For Box customers this evolution is going to happen one of two ways, or, more likely, in a hybrid manner. Customers are going to sign up for Box to solve some pretty simple content management and collaboration uses cases. Once they have this initial set of use cases sorted out, they are going to get a visit from their friendly neighbourhood Box representative and be shown “the art of the possible” (I really, really hate that phrase!). Once they see what can be done with Box and its myriad integrations, they are going to start crafting solutions that solve business use cases.
As much as Box, paired with some of its available integrations can do, it can’t do everything. And this is where that second type of solution evolution comes in, and it’s called Box Platform.
I’m fairly convinced that organizations wanting to have content centric business solutions are going to need to build applications that tie together disparate repositories with business logic. Today, a basic premise of Box is that all your content is in one place; that’s not realistic, nor will it ever be. Even legacy ECM platforms relied on Business Process Management Systems (BPMS) to tie together content and logic from multiple systems in order to deliver business solutions, rather than content management solutions.
A client that I have spoken with intends to use their content management system (CMS) for loan origination. That’s cool, but, other than the content, there is nothing in the CMS that helps with loan origination. The business logic is in an ERP tool and the content is spread across multiple repositories, one of which is Box. Currently, they really have no way to tie everything together in order to deliver an elegant, functional, efficient solution to their users and clients. However, once they go down the Box Platform path, and they will even if they don’t yet know it, they will have the tools necessary to build an end-to-end solution for loan origination.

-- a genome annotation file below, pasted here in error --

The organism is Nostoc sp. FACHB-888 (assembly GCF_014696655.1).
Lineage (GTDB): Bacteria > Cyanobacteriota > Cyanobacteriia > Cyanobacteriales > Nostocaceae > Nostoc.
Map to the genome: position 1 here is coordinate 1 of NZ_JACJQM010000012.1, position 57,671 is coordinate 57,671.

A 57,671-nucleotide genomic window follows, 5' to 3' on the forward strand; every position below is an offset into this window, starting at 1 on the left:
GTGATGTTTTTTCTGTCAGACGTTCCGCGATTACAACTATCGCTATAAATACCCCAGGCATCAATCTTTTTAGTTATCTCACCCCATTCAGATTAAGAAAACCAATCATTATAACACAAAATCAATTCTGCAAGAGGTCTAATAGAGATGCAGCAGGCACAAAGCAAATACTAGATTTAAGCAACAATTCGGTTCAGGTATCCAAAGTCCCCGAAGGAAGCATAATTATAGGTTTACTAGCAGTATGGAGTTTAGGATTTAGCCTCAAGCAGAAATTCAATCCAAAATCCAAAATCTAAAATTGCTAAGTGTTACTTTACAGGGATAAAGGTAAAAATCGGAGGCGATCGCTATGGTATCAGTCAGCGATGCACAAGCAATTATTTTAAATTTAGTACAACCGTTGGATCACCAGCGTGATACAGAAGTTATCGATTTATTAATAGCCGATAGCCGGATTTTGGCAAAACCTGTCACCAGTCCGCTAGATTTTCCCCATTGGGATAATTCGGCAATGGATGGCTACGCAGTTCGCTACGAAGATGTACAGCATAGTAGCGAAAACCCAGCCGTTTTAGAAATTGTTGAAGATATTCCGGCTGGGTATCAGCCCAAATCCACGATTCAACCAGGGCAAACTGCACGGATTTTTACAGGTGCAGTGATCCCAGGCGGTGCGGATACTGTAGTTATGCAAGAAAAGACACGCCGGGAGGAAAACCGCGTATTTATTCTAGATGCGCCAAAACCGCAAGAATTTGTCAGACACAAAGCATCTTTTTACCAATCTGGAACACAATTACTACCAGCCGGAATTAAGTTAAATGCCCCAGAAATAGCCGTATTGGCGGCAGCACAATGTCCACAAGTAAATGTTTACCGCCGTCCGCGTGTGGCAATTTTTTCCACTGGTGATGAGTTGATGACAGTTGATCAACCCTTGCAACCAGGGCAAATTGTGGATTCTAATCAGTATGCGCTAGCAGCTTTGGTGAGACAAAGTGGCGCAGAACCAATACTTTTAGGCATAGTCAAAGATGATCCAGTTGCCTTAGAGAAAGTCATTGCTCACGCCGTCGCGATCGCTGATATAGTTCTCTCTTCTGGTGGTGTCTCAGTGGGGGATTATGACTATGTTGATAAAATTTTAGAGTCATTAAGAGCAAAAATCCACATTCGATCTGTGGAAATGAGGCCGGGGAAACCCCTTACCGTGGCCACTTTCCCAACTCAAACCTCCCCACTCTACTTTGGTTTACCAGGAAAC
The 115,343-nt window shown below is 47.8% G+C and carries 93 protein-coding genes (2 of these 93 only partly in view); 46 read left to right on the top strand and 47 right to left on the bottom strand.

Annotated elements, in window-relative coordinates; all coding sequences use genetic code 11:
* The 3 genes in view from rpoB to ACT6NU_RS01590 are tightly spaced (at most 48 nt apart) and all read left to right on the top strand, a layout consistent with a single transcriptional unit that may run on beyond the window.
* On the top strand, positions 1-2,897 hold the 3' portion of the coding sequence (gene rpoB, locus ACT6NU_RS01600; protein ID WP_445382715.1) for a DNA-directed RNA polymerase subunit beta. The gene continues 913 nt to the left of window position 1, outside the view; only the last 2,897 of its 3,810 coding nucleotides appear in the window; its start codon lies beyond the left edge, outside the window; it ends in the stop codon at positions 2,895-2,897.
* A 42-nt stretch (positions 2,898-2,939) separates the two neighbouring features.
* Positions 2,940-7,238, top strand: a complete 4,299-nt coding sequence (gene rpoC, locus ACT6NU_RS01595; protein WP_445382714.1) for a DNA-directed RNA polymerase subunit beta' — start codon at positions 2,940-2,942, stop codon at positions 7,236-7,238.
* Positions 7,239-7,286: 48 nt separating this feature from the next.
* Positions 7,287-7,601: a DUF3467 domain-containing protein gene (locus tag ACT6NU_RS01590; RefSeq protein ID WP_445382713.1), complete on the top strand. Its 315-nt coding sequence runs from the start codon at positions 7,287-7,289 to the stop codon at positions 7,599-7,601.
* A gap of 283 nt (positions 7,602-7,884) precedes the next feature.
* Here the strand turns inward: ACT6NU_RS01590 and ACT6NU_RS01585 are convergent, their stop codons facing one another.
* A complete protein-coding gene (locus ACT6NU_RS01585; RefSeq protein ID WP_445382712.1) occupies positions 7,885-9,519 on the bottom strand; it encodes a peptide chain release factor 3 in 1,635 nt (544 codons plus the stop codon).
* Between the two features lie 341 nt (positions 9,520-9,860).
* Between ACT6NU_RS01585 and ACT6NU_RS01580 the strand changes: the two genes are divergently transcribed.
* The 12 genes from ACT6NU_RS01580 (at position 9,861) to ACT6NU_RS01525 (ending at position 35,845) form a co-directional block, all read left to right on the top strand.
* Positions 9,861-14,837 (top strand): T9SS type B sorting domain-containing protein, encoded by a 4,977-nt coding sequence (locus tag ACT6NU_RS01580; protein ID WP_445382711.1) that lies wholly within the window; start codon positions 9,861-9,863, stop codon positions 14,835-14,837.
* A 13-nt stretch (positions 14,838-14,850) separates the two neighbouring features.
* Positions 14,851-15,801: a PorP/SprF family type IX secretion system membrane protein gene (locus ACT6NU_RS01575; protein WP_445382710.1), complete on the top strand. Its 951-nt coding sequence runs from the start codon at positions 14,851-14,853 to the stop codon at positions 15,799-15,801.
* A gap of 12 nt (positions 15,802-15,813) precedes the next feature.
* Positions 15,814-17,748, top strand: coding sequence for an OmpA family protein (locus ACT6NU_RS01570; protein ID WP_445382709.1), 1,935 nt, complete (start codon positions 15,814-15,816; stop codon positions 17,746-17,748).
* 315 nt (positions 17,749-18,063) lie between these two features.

Think about all the different content centric / reliant use cases that every organization has that they use every day. Think about their desire to go mobile and go to the cloud with as much as they can. That’s when the beauty and the magic that something like Box Platform happen; it allows organizations to build content centric applications that transcend technical, geographic, and organizational boundaries. A little over two years ago, when Box Platform initially became available, I was pretty excited (as you can tell if you read this); there is no reason for me to change my mind. Box customers looking for solutions beyond content management and collaboration are going to evolve into Box Platform customers. When that happens the potential impact of Box products such as Relay, Skills, and Graph (all announced at BoxWorks, all coming soon) is going to be even more important than it is today.
There’s a reason why Box and IBM are so kissy-face, kissy-face. It is the, now, in-flight pairing of IBM Case Manager and Box. Given case management’s origin in the content, not process world, and your own comments about “tying things together,” this is a well made match. In the IBM world it’s growing in leaps and bounds with Big Blue themselves using for all their employees’ document storage.